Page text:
Correction: A previous version of this story provided an inaccurate description of the West Bank barrier
BETHLEHEM, West Bank — The finish line at the biggest race in the West Bank featured fresh-squeezed orange juice and piles of Jericho dates instead of Gatorade and Gu packets. Clusters of runners danced to techno versions of Justin Bieber and Adele songs along with traditional Arabic music, and finishers ate freshly fried falafel as they stretched out in the sun on the cobblestones of Manger Square. Friday’s winner, Mervin Steenkamp, guessed his final time after finishing — there was no official clock at the end — and was paraded through the crowd as he held up a peace sign for photographers instead of the one finger usually displayed by first-place finishers.
At the fourth annual Palestine Marathon, running, politics and community intersected, resulting in a mishmash of intention and intensity. Serious marathoners mingled with local kids in jeans and T-shirts while Europeans in spandex jogged past Palestinian women in long pants and bright headscarves. The race, which is put on by the non-profit global running community Right to Movement and dedicated to “telling a different story of Palestine,” represents a new mode of political statement in a region that “has become sick of the traditional ways,” said Ramez Qonqar, a 23-year-old aspiring sculptor whose 26.2-mile run through his home town of Bethlehem marked his second finished marathon. He ran his first in Northern Ireland.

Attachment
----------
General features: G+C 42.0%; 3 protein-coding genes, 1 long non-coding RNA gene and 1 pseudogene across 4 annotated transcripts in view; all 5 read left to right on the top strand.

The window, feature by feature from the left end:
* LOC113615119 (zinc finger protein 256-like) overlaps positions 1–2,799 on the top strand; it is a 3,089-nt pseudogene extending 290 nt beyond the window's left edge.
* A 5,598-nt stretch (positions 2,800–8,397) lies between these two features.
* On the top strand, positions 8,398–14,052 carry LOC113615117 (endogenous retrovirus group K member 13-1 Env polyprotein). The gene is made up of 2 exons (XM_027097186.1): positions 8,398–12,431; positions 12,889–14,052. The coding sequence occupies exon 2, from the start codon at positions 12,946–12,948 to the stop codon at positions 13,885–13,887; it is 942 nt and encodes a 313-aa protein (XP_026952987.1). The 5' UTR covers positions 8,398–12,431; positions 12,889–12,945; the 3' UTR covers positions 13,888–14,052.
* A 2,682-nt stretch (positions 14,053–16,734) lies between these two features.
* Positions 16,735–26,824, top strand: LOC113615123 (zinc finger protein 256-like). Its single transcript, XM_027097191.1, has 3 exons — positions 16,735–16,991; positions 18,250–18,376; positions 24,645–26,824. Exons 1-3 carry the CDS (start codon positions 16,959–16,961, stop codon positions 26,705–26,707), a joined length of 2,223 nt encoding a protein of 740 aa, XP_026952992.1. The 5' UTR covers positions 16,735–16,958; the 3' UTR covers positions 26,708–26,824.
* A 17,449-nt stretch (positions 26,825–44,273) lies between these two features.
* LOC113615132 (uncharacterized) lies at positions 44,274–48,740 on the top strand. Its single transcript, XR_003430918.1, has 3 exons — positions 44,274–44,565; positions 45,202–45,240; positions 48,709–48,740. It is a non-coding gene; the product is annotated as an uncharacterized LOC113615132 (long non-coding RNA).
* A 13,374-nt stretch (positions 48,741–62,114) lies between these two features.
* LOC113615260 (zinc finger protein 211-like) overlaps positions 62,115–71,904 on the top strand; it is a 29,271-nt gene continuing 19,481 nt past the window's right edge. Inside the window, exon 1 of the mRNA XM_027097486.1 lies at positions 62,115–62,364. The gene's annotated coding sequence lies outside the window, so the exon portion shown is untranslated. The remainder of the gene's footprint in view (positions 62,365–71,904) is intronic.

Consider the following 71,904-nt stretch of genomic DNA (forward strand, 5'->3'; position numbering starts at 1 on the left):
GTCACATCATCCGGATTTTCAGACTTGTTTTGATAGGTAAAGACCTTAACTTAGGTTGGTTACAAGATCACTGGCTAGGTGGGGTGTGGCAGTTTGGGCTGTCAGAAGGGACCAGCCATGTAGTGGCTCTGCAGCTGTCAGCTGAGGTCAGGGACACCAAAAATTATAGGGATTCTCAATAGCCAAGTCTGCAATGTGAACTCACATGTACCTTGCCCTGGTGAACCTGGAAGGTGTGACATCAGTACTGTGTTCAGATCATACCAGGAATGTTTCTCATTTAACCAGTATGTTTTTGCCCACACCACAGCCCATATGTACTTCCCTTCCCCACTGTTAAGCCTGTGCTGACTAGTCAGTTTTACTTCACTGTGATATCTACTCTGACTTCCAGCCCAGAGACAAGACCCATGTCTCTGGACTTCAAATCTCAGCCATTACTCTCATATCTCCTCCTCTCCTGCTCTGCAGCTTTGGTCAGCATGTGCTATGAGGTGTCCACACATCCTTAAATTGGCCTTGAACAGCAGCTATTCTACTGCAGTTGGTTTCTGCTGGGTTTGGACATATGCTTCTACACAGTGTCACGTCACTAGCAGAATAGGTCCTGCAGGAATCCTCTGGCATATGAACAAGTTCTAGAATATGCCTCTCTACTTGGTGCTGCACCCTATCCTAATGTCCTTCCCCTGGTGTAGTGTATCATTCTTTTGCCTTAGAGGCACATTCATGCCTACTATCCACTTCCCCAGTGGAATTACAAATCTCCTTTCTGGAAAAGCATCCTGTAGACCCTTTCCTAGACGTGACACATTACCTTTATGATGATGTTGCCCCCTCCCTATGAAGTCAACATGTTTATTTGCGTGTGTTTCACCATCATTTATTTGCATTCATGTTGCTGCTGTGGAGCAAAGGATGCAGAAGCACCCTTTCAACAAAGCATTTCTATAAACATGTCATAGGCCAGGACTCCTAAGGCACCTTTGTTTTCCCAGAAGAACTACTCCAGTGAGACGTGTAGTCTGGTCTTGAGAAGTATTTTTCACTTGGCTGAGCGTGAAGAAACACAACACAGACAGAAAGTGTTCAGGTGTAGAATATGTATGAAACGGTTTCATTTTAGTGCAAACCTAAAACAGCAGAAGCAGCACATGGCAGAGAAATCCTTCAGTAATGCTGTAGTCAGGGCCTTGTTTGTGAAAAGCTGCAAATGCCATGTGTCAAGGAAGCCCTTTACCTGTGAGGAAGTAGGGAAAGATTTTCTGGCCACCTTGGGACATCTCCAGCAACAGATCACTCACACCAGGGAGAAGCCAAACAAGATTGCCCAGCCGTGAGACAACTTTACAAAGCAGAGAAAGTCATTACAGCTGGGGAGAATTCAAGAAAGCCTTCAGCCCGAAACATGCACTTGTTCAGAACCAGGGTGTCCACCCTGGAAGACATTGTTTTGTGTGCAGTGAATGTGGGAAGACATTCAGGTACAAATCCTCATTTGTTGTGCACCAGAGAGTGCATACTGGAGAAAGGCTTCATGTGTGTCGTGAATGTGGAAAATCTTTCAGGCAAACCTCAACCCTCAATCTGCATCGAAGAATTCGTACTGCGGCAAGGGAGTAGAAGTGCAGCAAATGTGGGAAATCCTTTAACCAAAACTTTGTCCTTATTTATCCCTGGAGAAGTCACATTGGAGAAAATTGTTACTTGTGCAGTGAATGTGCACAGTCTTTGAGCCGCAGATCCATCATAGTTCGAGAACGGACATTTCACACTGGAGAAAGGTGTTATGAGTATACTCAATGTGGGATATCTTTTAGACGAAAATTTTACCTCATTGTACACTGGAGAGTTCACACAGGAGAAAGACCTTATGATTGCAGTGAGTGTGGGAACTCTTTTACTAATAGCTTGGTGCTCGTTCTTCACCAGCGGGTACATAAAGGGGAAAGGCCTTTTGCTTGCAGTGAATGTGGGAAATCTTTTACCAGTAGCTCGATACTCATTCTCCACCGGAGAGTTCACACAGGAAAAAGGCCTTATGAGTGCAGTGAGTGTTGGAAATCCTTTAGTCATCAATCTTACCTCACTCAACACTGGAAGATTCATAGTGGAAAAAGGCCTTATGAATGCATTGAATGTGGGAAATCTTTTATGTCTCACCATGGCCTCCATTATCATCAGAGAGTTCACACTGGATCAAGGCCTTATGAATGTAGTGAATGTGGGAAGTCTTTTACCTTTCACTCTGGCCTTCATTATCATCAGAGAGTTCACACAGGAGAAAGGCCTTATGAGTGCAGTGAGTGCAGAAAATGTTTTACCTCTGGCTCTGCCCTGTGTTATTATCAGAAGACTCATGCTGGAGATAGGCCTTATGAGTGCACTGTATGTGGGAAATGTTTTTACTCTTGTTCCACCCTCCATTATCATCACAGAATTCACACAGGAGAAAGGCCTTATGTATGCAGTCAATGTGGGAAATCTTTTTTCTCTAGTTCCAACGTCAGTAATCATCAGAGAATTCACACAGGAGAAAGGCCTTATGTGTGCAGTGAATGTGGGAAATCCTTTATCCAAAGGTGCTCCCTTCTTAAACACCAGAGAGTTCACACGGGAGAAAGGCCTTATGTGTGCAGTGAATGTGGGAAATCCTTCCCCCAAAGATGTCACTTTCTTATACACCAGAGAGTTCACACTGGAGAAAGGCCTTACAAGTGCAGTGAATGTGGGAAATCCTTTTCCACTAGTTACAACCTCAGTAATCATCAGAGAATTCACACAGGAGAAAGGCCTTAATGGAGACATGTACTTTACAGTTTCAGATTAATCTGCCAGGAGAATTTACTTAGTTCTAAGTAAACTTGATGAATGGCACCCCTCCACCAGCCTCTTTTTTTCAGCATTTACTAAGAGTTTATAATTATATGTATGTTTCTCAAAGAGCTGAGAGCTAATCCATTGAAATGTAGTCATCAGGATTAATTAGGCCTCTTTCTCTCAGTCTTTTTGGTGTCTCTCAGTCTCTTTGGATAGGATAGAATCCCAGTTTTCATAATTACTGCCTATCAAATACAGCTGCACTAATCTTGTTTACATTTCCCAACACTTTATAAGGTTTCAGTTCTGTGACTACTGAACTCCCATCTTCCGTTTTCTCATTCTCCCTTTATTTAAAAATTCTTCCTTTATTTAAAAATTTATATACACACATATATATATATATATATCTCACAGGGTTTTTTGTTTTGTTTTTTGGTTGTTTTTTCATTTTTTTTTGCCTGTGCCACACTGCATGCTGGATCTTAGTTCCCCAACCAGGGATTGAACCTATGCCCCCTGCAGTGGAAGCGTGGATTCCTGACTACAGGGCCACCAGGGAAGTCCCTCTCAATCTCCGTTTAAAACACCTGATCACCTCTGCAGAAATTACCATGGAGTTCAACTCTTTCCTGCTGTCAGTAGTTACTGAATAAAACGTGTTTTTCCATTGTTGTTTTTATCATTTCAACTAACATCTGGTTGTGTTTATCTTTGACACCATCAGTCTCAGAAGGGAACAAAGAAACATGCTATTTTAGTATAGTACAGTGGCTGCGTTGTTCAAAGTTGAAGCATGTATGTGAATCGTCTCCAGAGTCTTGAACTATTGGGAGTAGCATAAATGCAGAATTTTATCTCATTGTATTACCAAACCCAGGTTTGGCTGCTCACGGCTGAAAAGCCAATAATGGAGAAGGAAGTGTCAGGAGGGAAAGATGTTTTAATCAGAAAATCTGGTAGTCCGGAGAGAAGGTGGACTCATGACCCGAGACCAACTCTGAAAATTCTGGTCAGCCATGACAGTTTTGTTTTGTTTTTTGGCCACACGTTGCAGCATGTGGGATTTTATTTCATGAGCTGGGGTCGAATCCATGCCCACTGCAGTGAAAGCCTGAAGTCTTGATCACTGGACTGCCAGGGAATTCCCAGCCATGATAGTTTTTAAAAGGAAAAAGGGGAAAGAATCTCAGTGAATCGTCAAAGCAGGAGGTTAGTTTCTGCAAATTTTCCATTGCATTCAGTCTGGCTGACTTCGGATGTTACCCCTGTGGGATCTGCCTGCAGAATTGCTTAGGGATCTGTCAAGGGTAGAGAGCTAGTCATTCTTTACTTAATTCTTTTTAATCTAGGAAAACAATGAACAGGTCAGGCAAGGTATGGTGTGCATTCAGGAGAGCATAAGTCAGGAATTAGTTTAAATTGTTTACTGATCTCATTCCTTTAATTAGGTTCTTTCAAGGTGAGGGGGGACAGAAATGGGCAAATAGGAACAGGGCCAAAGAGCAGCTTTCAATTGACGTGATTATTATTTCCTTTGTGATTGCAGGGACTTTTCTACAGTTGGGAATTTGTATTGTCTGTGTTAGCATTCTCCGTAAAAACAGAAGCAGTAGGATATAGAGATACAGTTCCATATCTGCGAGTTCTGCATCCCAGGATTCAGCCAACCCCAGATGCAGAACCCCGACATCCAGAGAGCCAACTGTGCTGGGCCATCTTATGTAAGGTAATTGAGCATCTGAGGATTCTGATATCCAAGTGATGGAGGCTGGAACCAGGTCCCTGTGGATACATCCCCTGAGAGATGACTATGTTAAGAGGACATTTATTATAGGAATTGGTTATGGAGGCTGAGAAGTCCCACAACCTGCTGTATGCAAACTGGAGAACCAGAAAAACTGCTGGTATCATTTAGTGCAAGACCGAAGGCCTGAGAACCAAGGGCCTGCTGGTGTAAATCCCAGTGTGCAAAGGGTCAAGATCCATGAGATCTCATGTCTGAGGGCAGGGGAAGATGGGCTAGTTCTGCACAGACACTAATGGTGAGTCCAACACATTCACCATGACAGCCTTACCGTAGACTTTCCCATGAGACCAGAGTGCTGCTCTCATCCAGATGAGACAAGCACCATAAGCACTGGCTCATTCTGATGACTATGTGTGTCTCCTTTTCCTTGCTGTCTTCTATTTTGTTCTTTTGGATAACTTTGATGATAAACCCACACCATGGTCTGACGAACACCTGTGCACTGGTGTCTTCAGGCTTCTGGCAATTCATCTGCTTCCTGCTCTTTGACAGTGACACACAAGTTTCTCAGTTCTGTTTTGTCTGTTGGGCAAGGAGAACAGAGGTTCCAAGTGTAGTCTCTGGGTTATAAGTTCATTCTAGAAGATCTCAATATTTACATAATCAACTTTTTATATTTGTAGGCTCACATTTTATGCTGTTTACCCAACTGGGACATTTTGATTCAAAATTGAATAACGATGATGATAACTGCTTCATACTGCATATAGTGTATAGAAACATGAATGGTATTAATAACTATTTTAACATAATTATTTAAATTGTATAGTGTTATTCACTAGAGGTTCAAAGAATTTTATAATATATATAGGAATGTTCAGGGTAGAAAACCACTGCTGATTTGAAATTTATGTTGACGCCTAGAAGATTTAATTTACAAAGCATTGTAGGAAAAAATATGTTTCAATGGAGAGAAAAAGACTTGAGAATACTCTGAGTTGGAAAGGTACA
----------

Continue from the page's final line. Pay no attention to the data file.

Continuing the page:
“It connects everybody, and we can tell our story with running,” Qonqar said.
Five years ago, almost no one would train on the cobblestone alleys in Bethlehem or jog along the barrier that was built by Israel to keep Palestinians in the West Bank from illegally entering Israel. Most of the barrier runs inside the occupied West Bank. Some sections are high concrete walls and other sections are fences.
In Palestine, soccer comes first, Qonqar said, and any other sport a distant second. But in 2013, the creation of the Palestine Marathon transformed the region. Now everyone is running, he said, in hopes of competing in the national marathon for an often unrecognized state.
Participation in the race is a non-violent demonstration, and a way to show “we are here, and this is our land, and we have right to move,” said Ashraf Hamouda, 47.